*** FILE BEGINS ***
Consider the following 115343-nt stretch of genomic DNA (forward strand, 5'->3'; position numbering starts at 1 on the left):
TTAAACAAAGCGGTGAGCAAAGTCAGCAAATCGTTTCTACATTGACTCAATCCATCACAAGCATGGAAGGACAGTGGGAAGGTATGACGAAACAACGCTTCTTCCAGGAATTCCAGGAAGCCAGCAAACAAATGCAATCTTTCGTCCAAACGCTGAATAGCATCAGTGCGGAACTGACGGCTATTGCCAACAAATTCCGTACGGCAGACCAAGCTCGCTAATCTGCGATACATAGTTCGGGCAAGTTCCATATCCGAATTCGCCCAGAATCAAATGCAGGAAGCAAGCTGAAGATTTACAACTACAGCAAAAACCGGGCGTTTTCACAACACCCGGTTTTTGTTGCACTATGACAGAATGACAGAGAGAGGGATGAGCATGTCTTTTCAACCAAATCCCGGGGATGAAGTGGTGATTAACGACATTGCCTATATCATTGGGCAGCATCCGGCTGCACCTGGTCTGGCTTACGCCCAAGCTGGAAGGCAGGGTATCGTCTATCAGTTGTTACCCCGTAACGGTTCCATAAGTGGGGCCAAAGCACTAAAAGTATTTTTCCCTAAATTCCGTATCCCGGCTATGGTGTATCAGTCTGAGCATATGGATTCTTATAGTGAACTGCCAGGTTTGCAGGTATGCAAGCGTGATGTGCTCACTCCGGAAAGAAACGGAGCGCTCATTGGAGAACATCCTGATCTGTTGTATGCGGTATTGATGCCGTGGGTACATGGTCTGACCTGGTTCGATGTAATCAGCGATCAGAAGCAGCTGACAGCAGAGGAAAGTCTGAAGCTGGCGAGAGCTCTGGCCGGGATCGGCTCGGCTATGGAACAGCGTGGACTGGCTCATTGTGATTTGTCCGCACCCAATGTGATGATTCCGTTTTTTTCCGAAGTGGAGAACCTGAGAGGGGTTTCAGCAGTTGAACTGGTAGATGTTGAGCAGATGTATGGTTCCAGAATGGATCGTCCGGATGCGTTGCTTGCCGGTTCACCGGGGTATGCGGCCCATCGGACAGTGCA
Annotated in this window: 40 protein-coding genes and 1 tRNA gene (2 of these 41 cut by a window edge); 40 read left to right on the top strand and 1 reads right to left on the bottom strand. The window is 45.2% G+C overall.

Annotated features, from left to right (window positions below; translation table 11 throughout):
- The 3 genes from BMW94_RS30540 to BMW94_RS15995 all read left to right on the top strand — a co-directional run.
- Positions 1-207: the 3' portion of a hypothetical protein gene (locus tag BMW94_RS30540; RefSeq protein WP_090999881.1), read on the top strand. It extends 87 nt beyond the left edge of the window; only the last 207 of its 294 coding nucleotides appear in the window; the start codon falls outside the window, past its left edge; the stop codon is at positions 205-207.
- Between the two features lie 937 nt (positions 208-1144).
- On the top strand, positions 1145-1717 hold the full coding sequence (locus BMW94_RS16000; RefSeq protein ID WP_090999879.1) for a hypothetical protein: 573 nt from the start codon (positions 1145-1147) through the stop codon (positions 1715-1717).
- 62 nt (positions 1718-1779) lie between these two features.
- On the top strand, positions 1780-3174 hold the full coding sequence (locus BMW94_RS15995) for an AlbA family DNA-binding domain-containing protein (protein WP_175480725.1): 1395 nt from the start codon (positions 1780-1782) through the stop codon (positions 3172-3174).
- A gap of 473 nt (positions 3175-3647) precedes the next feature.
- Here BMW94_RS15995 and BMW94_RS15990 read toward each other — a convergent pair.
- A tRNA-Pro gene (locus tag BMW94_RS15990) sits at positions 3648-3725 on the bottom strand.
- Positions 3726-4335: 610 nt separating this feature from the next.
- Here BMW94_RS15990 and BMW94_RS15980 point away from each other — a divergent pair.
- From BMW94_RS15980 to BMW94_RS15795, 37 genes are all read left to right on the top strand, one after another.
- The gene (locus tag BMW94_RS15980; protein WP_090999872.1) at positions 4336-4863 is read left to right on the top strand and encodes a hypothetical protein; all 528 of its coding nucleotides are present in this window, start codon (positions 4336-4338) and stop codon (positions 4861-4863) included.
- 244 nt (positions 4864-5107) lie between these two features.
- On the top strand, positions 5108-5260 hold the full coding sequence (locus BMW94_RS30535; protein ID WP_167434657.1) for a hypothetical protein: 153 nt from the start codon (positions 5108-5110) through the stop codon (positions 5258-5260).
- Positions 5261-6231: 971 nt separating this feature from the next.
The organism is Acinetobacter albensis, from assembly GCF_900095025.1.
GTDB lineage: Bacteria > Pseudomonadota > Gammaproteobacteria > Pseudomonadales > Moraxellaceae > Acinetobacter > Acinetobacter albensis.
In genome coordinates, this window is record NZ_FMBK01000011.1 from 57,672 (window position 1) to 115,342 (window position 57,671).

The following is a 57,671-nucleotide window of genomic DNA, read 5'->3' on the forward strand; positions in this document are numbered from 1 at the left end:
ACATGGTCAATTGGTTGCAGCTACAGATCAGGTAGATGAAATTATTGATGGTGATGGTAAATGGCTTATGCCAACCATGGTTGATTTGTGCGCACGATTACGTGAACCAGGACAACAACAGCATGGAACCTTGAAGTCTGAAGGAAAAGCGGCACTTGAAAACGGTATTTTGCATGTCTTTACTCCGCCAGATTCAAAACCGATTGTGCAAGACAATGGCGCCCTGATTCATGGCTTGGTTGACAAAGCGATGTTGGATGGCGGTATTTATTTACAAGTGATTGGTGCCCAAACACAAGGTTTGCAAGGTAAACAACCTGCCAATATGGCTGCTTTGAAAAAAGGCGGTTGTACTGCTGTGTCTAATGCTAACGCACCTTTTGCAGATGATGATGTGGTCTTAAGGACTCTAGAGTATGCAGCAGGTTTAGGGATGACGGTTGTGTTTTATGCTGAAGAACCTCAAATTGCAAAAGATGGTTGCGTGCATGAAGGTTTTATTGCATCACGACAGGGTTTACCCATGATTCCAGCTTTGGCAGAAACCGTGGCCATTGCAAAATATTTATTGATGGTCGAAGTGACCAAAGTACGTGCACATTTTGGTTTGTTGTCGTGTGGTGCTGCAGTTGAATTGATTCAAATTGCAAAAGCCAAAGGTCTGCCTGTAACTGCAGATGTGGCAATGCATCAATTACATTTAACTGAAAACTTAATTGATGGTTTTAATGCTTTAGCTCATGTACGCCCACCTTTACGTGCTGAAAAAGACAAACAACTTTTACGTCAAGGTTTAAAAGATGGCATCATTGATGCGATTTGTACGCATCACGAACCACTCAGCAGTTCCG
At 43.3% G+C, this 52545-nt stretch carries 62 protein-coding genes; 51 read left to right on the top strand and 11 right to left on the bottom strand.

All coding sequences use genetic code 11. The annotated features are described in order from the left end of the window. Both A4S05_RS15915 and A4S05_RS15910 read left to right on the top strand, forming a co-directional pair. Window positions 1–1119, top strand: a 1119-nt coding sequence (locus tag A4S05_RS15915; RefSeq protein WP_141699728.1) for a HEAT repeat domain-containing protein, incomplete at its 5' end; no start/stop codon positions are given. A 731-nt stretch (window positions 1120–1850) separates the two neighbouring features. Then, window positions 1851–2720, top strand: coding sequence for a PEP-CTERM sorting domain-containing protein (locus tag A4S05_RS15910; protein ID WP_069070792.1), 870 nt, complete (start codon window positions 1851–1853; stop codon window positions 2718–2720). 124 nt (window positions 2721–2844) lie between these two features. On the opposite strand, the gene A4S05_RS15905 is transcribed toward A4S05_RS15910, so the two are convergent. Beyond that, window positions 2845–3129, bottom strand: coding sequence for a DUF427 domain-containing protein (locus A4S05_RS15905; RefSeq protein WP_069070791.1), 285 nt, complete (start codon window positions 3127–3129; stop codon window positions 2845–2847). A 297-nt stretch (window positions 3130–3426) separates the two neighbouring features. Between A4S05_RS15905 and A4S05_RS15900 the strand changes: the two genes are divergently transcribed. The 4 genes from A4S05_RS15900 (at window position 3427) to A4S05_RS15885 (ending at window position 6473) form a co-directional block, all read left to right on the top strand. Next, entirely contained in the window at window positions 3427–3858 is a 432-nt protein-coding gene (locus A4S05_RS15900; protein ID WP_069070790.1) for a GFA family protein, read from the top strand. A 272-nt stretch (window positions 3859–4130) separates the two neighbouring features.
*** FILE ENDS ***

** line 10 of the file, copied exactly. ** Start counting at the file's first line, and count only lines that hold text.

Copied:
- On the top strand, positions 1780-3174 hold the full coding sequence (locus BMW94_RS15995) for an AlbA family DNA-binding domain-containing protein (protein WP_175480725.1): 1395 nt from the start codon (positions 1780-1782) through the stop codon (positions 3172-3174).